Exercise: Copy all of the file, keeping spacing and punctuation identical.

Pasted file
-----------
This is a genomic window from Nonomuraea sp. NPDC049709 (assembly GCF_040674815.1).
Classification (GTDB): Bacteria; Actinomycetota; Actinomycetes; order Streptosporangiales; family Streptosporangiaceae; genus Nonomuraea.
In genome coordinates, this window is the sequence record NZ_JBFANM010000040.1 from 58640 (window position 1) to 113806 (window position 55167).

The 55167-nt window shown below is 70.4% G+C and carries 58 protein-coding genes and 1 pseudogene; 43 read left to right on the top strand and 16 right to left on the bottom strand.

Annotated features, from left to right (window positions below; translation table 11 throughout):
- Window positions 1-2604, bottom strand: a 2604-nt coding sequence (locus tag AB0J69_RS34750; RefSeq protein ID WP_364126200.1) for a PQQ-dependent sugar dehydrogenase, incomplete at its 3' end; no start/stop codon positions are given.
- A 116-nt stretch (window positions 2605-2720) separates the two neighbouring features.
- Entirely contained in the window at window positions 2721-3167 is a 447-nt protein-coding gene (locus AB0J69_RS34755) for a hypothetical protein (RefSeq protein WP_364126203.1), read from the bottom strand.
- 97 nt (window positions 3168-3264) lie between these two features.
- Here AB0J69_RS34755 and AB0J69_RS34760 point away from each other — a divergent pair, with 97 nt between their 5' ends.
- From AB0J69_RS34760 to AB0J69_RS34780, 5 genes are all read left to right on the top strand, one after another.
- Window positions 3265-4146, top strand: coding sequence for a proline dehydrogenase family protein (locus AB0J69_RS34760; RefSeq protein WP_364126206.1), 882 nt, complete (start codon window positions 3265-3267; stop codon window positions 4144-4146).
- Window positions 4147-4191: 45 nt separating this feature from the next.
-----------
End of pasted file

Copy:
This is a genomic window from Nonomuraea sp. NPDC049709 (assembly GCF_040674815.1).
Classification (GTDB): Bacteria; Actinomycetota; Actinomycetes; order Streptosporangiales; family Streptosporangiaceae; genus Nonomuraea.
In genome coordinates, this window is the sequence record NZ_JBFANM010000040.1 from 58640 (window position 1) to 113806 (window position 55167).

The 55167-nt window shown below is 70.4% G+C and carries 58 protein-coding genes and 1 pseudogene; 43 read left to right on the top strand and 16 right to left on the bottom strand.

Annotated features, from left to right (window positions below; translation table 11 throughout):
- Window positions 1-2604, bottom strand: a 2604-nt coding sequence (locus tag AB0J69_RS34750; RefSeq protein ID WP_364126200.1) for a PQQ-dependent sugar dehydrogenase, incomplete at its 3' end; no start/stop codon positions are given.
- A 116-nt stretch (window positions 2605-2720) separates the two neighbouring features.
- Entirely contained in the window at window positions 2721-3167 is a 447-nt protein-coding gene (locus AB0J69_RS34755) for a hypothetical protein (RefSeq protein WP_364126203.1), read from the bottom strand.
- 97 nt (window positions 3168-3264) lie between these two features.
- Here AB0J69_RS34755 and AB0J69_RS34760 point away from each other — a divergent pair, with 97 nt between their 5' ends.
- From AB0J69_RS34760 to AB0J69_RS34780, 5 genes are all read left to right on the top strand, one after another.
- Window positions 3265-4146, top strand: coding sequence for a proline dehydrogenase family protein (locus AB0J69_RS34760; RefSeq protein WP_364126206.1), 882 nt, complete (start codon window positions 3265-3267; stop codon window positions 4144-4146).
- Window positions 4147-4191: 45 nt separating this feature from the next.